W. Ferrell. The Secrets of Sterling Shearin. Kernersville, NC: W. Ferrell, 2013.

Using the device of a diary, this novel tracks the life and emotional development of Sterling Shearin, a young man living in Warren County in the early years of the American republic.  Sterling has been mentored by Nathaniel Macon and through Macon meets other public figures of the period and is exposed to political ideas that shaped the philosophies of the Founding Fathers.  But Sterling doesn’t just live in a world of ideas.  He is a young man, trying to build up a farm, a family, and his position in his community.  Not all of his impulses and actions are noble–his relationship with his wife sours even as he savors the memory of his relationship with an enslaved woman and dallies with another man’s wife.  He finds his way in part by weighing his behavior against what he sees around him. The Secrets of Sterling Shearin does what historical novels are meant to do–it makes clear that this was a different time. Readers can ponder what they would have done had they lived back then.

Check this title’s availability in the UNC-Chapel Hill Library catalog.


Filed under 2010-2019, 2013, Ferrell, W., Historical, Piedmont, Warren

2 Responses to W. Ferrell. The Secrets of Sterling Shearin. Kernersville, NC: W. Ferrell, 2013.

  1. George Machen

    But in terms of the political issues portrayed in the story, it *wasn’t* a different time. With all of today’s controversies and Congressional deadlock, everything is still Jeffersonian vs. Hamiltonian philosophies — small vs. big government, liberty vs. statism, individualism vs. collectivism, freedom vs. sacrifice, self-sufficiency vs. “the public good,” parsimony vs. altruism…

  2. Bruce Washburn

    Below is a review I wrote, which I want to share here also:

    North Carolina’s native son Will Ferrell has written a historical novel–“The Secrets of Sterling Shearin” –which should not remain a secret!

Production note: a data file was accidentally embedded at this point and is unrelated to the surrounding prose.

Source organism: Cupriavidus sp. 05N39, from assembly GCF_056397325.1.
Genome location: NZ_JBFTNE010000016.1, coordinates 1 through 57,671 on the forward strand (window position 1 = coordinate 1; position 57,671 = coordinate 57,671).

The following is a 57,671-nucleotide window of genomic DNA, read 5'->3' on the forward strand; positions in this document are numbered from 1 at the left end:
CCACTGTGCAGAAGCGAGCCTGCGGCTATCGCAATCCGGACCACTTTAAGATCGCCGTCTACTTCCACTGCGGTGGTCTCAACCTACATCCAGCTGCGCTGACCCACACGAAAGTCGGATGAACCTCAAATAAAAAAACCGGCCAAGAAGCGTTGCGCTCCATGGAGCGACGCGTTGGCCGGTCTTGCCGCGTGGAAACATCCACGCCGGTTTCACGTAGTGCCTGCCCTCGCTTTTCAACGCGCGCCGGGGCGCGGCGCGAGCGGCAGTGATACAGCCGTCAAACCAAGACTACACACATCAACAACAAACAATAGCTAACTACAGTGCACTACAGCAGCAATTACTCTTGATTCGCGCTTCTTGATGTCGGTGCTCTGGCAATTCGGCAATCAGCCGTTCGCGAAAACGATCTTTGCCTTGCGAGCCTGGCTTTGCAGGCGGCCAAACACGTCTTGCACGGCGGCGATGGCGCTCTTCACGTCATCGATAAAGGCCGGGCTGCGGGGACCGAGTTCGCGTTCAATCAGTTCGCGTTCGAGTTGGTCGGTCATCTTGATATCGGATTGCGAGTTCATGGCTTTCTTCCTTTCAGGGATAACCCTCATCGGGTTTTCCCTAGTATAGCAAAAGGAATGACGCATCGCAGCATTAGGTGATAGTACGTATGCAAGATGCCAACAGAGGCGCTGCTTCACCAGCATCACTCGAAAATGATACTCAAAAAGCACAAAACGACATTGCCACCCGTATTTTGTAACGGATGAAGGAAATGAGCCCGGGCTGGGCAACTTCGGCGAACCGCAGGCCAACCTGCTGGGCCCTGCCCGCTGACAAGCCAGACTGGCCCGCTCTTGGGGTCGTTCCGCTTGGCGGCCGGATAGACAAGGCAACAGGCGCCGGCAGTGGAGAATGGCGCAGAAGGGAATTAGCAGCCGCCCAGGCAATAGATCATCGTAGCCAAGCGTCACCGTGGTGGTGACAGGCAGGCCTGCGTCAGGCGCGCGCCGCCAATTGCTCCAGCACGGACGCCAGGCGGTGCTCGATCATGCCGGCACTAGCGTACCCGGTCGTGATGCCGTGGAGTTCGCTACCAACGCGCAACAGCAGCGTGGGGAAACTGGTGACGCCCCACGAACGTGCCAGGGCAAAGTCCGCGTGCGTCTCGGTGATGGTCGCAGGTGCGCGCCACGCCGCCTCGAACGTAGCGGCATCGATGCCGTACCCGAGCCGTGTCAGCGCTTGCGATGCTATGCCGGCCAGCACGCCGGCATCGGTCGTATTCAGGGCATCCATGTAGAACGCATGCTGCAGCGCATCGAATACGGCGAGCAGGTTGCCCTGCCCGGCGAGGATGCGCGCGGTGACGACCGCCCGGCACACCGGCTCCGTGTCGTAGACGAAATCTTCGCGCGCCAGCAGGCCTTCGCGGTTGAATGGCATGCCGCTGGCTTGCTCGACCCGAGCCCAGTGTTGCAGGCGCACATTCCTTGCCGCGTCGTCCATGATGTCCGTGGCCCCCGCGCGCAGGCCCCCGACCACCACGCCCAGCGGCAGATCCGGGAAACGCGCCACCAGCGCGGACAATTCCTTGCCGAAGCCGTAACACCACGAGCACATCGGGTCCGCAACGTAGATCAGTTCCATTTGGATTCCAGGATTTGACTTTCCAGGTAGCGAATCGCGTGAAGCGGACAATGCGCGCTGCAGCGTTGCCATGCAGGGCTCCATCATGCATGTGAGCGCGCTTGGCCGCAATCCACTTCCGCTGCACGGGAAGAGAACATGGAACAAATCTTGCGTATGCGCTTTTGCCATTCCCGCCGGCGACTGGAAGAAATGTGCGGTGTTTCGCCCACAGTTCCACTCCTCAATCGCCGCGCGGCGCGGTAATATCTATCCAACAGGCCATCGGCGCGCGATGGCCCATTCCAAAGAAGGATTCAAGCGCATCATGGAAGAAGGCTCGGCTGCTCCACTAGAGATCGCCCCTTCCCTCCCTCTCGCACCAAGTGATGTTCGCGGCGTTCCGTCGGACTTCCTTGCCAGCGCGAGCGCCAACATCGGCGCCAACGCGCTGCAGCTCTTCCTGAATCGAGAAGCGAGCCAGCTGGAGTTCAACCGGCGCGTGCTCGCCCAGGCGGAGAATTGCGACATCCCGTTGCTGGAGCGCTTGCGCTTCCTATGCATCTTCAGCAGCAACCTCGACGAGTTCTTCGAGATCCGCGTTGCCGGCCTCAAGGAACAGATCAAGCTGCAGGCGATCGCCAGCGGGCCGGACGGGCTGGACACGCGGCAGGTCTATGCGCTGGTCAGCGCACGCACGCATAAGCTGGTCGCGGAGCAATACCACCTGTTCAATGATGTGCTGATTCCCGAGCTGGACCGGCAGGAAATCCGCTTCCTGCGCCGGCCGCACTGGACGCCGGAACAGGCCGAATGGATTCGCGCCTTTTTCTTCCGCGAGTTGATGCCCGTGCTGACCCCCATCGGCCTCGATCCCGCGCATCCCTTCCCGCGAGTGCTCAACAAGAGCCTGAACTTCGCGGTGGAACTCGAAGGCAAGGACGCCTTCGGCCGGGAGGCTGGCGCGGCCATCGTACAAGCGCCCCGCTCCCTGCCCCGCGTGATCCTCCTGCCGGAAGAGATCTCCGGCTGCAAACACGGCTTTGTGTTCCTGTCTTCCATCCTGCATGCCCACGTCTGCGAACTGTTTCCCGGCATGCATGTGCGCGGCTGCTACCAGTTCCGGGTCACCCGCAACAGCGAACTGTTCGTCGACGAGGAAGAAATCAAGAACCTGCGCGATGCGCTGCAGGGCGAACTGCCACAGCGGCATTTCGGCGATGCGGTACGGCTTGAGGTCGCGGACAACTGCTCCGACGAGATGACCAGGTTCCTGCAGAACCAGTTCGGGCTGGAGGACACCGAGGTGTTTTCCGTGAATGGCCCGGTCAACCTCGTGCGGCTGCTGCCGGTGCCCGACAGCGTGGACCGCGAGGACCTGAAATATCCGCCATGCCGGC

Sterling Shearin was a real person who lived in North Carolina in the late 1780s and `90s, and Ferrell uses the fictional journal of Sterling–a young man who aspires to be more than just a farmer, and who believes wholly in the freedom of individuals, even as he holds and uses slaves–to tell this story of a man not so different from most of us, perhaps: a person of contradictions and convictions, a person who never stops trying to do what he thinks best for his family, his community, and his country.

       Many of the challenges that Sterling faces–with the exception of slavery–are the same sorts of issues, intrigues, and entanglements that Americans are facing today: the proper role of government and how to finance it, the rights of the individual versus the state, the duplicity of politicians, the fighting within and among political factions, and–perhaps most interesting–the sorts of frailties, insecurities, and dilemmas we each must often deal with as we decide on what the proper course of action is in our own lives, both public and private.

       “The Secrets of Sterling Shearin” is a story that entertains, enlightens, educates, enthralls–and sometimes titillates–and Ferrell tells it by adroitly using the language of that time. That language is sometimes quaint, often beautiful, occasionally surprising, and–after taking only a page or two to become accustomed to–it is always compelling.

       I highly recommend this book.

    Review by Bruce Washburn